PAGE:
Now we need to generate features in the Impulse Design > MFE page. We can go with the default parameters.
After clicking on the Save Parameters button the page will redirect to the Generate Features page where we can start generating features which would take a few minutes. After feature generation, we can see the output in the 3D Feature Explorer.
Now we can go to the Impulse Design > NN Classifier page where we can define the Neural Network architecture. We are using a 1-D convolutional network which is suitable for audio classification.
After finalizing the architecture, we can start training which will take a couple of minutes to finish. We can see the accuracy and confusion matrix below.
For such a small dataset 99.5% accuracy is pretty good so we will use this model.Deployment
Since we will be deploying the model at Nordic Thingy:53, on the Deployment page we will choose the Create Library > C++ library option. For theSelect optimization option, we will choose Enable EON Compiler which reduces the memory usage of the model. Also, we will opt for the Quantized (Int8) model. Now click on the Build button and in a few seconds the library bundle will be downloaded to the local computer. For inferencing, we have created a new Zephyr project which borrows most of the code from the Edge Impulse Thingy:53 firmware project and can be cloned from the GitHub repository.
$ git clone https://github.com/metanav/thingy53_running_faucet_detector.git
Now unzip the downloaded library bundle and copy the following directories to the ei-model directory under the project root directory.
Execute the command below in the terminal by opening it using the Toolchain manager as described in the Setup Development Environment section.
$ cd /opt/nordic/ncs/v2.0.0/thingy53_running_faucet_detector
$ west build -b thingy53_nrf5340_cpuapp
There are many ways to flash firmware to the Nordic Thingy:53. We are using a J-Link Edu Mini, an external debug probe, to flash the firmware by following the steps below.
- Open the connector cover on the side of the Nordic Thingy:53 (see the image below).
- Use a JTAG cable to connect the Nordic Thingy:53 to the debug out port on a 10-pin external debug probe.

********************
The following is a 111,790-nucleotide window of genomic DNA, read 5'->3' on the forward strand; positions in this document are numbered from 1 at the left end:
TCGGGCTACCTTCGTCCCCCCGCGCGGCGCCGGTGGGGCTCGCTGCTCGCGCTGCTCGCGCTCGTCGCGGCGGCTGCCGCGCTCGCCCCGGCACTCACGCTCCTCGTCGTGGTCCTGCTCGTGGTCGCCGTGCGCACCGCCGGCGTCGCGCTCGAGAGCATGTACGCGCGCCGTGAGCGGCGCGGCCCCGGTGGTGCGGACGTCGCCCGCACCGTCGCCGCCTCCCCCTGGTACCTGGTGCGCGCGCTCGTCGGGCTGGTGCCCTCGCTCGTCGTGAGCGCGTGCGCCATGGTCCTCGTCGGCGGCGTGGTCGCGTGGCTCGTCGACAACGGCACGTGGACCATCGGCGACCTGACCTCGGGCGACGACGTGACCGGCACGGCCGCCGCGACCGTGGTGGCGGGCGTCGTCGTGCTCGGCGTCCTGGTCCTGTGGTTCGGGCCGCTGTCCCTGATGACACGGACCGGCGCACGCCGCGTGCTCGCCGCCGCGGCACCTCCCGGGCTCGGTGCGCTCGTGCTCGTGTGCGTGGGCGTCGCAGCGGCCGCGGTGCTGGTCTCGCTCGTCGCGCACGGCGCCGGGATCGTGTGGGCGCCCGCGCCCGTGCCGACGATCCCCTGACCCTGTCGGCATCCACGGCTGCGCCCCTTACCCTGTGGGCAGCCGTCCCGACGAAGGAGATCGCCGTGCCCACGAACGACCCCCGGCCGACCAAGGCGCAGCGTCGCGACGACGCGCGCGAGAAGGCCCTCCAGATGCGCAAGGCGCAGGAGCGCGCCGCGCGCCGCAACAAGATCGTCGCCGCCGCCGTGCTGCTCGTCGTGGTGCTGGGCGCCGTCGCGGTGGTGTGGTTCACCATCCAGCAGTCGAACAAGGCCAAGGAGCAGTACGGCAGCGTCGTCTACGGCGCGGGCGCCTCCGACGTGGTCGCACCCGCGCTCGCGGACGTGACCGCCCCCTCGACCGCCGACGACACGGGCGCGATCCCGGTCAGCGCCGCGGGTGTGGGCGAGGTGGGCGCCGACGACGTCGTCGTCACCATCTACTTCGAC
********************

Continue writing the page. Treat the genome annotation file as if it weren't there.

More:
- Power on the Nordic Thingy:53; move the power switch SW1 to the ON position.
- Connect the external debug probe to the computer with a micro-USB cable.
After setting up the hardware, execute the command below.
Build ESP32 firmware
$ west flash
We also need to build and flash ESP32 (M5StickC PLUS) to provide WiFi functionality. Please download and install Arduino IDE by following the instructions here: https://www.arduino.cc/en/software. Also, we need to install M5StickC-Plus Library for Arduino. Once the installation is finished, download the sketch file (Central_Device_Faucet_Running.ino) from the GitHub repository (https://github.com/metanav/thingy53_running_faucet_detector) and upload it to the M5StickC PLUS using the Arduino IDE.Application workflow
On the startup, M5StickC PLUS connects to the Thingy:53 over a BLE connection. The M5StickC PLUS acts as a central device and the Thingy:53 acts as a peripheral device. The application samples 1000 ms of audio data at a 16KHz sample rate from the onboard PDM microphone and runs the inferencing continuously. When it detected the running faucet sound, the onboard RGB LED turns green. If the faucet is continuously running for 10 seconds the LED turns red and the buzzer starts beeping. We can see the inferencing status as Normal or Running Faucet on the M5StickC PLUS display screen. The M5StickC PLUS sends an email using Wi-Fi if the faucet is running continuously for another 30 seconds. To avoid false positives, the last 10 predictions are stored in a ring buffer to make a decision. The inferencing logs can be monitored over USB serial connection at a 115200 baud rate. The inferencing rate is below 20ms per sample which is blazingly fast for such a low-powered microcontroller.
We use about 5 gallons of water if we leave the water running while brushing our teeth. Please save water and save our planet Earth! Watch the video below to see how Thingy:53 reminds Manasi to not waste water.Conclusion
This is an easy-to-use and convenient device that respects users' privacy by running the inferencing at the edge. This project showcases that a simple neural network can be used to solve complex problems with signal processing done correctly and run on low-powered resource-constrained devices, like Nordic Thingy:53.